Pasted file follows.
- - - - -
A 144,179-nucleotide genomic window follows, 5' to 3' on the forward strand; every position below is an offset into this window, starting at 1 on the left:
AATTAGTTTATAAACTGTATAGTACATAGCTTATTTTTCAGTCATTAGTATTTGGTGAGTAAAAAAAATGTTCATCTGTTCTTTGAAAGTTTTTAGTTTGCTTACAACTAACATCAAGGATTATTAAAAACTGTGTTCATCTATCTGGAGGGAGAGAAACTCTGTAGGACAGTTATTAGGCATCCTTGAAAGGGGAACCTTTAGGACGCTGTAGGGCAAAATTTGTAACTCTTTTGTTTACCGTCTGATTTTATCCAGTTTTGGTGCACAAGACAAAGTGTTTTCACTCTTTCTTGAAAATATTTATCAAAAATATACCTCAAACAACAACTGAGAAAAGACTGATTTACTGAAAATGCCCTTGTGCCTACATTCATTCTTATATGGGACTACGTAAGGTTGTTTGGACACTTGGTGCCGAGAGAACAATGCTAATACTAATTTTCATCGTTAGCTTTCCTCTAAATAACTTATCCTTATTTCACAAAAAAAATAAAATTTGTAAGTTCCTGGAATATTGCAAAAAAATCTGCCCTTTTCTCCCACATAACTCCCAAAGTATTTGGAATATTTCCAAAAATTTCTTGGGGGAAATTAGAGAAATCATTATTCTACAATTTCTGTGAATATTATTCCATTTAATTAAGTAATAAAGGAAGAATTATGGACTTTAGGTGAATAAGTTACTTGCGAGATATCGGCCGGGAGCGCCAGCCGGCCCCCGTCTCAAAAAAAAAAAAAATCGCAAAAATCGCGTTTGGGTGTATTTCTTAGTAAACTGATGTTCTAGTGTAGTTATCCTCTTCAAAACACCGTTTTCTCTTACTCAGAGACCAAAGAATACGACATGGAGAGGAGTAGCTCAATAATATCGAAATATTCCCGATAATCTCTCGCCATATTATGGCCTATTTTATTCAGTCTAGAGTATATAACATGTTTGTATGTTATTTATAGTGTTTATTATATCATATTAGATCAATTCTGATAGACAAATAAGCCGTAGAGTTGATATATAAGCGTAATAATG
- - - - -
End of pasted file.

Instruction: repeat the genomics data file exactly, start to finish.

A 144,179-nucleotide genomic window follows, 5' to 3' on the forward strand; every position below is an offset into this window, starting at 1 on the left:
AATTAGTTTATAAACTGTATAGTACATAGCTTATTTTTCAGTCATTAGTATTTGGTGAGTAAAAAAAATGTTCATCTGTTCTTTGAAAGTTTTTAGTTTGCTTACAACTAACATCAAGGATTATTAAAAACTGTGTTCATCTATCTGGAGGGAGAGAAACTCTGTAGGACAGTTATTAGGCATCCTTGAAAGGGGAACCTTTAGGACGCTGTAGGGCAAAATTTGTAACTCTTTTGTTTACCGTCTGATTTTATCCAGTTTTGGTGCACAAGACAAAGTGTTTTCACTCTTTCTTGAAAATATTTATCAAAAATATACCTCAAACAACAACTGAGAAAAGACTGATTTACTGAAAATGCCCTTGTGCCTACATTCATTCTTATATGGGACTACGTAAGGTTGTTTGGACACTTGGTGCCGAGAGAACAATGCTAATACTAATTTTCATCGTTAGCTTTCCTCTAAATAACTTATCCTTATTTCACAAAAAAAATAAAATTTGTAAGTTCCTGGAATATTGCAAAAAAATCTGCCCTTTTCTCCCACATAACTCCCAAAGTATTTGGAATATTTCCAAAAATTTCTTGGGGGAAATTAGAGAAATCATTATTCTACAATTTCTGTGAATATTATTCCATTTAATTAAGTAATAAAGGAAGAATTATGGACTTTAGGTGAATAAGTTACTTGCGAGATATCGGCCGGGAGCGCCAGCCGGCCCCCGTCTCAAAAAAAAAAAAAATCGCAAAAATCGCGTTTGGGTGTATTTCTTAGTAAACTGATGTTCTAGTGTAGTTATCCTCTTCAAAACACCGTTTTCTCTTACTCAGAGACCAAAGAATACGACATGGAGAGGAGTAGCTCAATAATATCGAAATATTCCCGATAATCTCTCGCCATATTATGGCCTATTTTATTCAGTCTAGAGTATATAACATGTTTGTATGTTATTTATAGTGTTTATTATATCATATTAGATCAATTCTGATAGACAAATAAGCCGTAGAGTTGATATATAAGCGTAATAATG